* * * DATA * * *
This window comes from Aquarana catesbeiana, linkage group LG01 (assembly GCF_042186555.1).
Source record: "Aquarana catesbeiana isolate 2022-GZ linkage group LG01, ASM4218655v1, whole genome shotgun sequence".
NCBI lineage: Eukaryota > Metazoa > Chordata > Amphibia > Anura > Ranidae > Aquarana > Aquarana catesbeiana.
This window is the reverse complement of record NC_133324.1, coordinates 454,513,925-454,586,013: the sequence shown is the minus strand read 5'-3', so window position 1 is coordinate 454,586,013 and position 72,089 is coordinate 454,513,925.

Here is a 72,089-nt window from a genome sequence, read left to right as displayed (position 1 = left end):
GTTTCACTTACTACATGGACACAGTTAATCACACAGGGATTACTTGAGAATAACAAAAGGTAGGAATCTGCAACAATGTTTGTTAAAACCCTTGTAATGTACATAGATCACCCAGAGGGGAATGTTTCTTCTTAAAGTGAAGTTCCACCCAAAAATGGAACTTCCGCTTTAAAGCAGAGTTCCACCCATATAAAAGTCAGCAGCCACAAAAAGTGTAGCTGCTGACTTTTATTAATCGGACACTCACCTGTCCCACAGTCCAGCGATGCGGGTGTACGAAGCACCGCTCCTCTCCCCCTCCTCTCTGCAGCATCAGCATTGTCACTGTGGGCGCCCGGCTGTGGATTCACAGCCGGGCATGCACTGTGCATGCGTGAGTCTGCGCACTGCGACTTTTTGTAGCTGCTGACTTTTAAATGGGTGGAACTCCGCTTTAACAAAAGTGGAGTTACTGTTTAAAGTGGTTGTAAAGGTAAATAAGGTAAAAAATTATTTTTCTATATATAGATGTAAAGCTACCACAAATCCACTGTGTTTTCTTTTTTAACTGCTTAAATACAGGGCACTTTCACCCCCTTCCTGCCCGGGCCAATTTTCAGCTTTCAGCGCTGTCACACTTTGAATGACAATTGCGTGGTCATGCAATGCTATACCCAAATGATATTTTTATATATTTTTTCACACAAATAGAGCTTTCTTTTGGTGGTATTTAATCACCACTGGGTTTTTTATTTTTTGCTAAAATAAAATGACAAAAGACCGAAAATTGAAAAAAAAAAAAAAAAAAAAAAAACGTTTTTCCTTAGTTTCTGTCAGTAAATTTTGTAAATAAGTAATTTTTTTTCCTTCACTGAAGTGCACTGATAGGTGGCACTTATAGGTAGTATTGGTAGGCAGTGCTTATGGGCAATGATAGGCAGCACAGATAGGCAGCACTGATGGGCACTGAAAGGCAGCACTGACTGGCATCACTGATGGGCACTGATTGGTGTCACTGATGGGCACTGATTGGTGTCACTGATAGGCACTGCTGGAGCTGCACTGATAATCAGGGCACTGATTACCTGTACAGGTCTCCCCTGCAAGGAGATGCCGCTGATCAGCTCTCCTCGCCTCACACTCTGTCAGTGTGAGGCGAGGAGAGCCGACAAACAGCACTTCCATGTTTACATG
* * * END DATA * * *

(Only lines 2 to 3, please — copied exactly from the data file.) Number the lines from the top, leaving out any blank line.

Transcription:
Source record: "Aquarana catesbeiana isolate 2022-GZ linkage group LG01, ASM4218655v1, whole genome shotgun sequence".
NCBI lineage: Eukaryota > Metazoa > Chordata > Amphibia > Anura > Ranidae > Aquarana > Aquarana catesbeiana.